Sidenote: Chicago’s local theatres have had a crappy year at the box office and the consensus I hear is blaming “Mormon”‘s SIGNIFICANTLY increased ticket price. “Wicked” raised the bar and proved that people will pay more but “Mormon”, which I’ve yet to see due to ticket costs, took a major dare in a huge price jump. Consequently, locals feel that a night for “Mormon” for dinner, show, transportation, etc. has drained most suburbanite’s theatre budgets for the year.

    But the main use of measuring economic impact is dealing with the government. The former mayor Daley II, invested a significant amount of money and clout to help the downtown theatres get refurbished, both with outright money contributed by the city and the state and in tax breaks. Now, bringing a car or taking a cab into the theatre district on weekend nights can be as frustrating as trying to do it in Times Square. But, by having data showing the economic impact of live theatre, he was able to a.) help The Goodman Theatre build its new facility in the District, b.) bring in new non-chain restaurants; and c.) make Chicago a celebrity sighting spot the way it was in the ’40s and 50s.

    Having weekly and daily figures would assist a variety of other businesses in their planning (i.e., if Jewish attendance significantly increases at a certain time, the hotels can advertise special rates in the Jewish newspaper; nearby restaurants can try out the impact of contracting for Kosher meals, etc.) and help the city plan for services such as traffic police and foot patrols during exceptionally busy weeks. AND it helps when you want to build a new facility, renovate an old one in attaining local and state grants/loans and tax advantages.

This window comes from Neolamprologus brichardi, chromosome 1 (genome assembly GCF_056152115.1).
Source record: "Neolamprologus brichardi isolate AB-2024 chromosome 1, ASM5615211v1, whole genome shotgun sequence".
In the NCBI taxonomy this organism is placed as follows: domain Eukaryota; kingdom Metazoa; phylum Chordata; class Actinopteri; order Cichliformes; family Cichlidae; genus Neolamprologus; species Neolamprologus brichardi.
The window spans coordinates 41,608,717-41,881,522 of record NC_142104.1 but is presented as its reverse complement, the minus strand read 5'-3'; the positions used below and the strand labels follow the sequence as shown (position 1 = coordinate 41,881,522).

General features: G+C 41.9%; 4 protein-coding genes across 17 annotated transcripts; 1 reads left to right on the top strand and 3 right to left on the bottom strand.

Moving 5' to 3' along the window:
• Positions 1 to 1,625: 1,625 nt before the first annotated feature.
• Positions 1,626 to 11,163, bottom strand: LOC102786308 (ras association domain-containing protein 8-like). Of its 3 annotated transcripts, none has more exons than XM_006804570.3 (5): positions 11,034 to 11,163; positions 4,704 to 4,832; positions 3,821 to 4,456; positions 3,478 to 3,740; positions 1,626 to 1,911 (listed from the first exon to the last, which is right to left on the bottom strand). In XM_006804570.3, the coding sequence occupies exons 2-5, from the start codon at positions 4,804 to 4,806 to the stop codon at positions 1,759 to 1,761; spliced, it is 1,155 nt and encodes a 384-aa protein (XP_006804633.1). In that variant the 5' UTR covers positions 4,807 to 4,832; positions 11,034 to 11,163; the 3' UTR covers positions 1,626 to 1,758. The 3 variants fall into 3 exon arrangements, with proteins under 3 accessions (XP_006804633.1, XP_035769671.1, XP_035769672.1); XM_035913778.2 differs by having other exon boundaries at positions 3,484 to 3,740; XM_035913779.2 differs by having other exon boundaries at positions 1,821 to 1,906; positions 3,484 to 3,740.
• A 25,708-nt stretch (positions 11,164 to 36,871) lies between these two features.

• Clair Sedore says:

    December 4/13 – Disney’s Aladdin – I think I am a kid at heart, as I always enjoy the Disney musicals, favourites being The Lion King which I have seen many, many times, and am always in awe of the animals, from the first time seeing it in NYC, and not expecting an adult show, but something for children, and I had gooseflesh when the animals appeared from behind a curtain at the rear of the theatre, and I got to see the brilliance of Julie Taymor’s creations. Each time Disney amazes me with scenic wonders, and Aladdin is certainly no exception. In spite of early reviews at the opening here in Toronto, the show is getting in shipshape, and the performance by James Monroe Iglehart is sure to get a Tony nomination, and like Billy Porter’s in Kinky Boots, it would be well deserved. Adam Jacobs is also great as Aladdin, and the rest of the cast is more than adequate. The flying carpet effect is brilliantly done, and the entire show is full of wonder. The time goes by very fast indeed. The score by Alan Menken, the late Howard Ashman and additional lyrics by Tim Rice are first rate as well. And Casey Nicholaw’s direction and choreography are indeed first rate. I think it will be another very long run at the New Amsterdam when it reaches Broadway.

  • It would also be great to have the books open on all the long running shows that have long since recouped to find out exactly why their ticket prices, no longer having to pay back initial investments, have to rise ever higher with each passing season.

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Ken Davenport
Ken Davenport

Tony Award-Winning Broadway Producer

I'm on a mission to help 5000 shows get produced by 2025.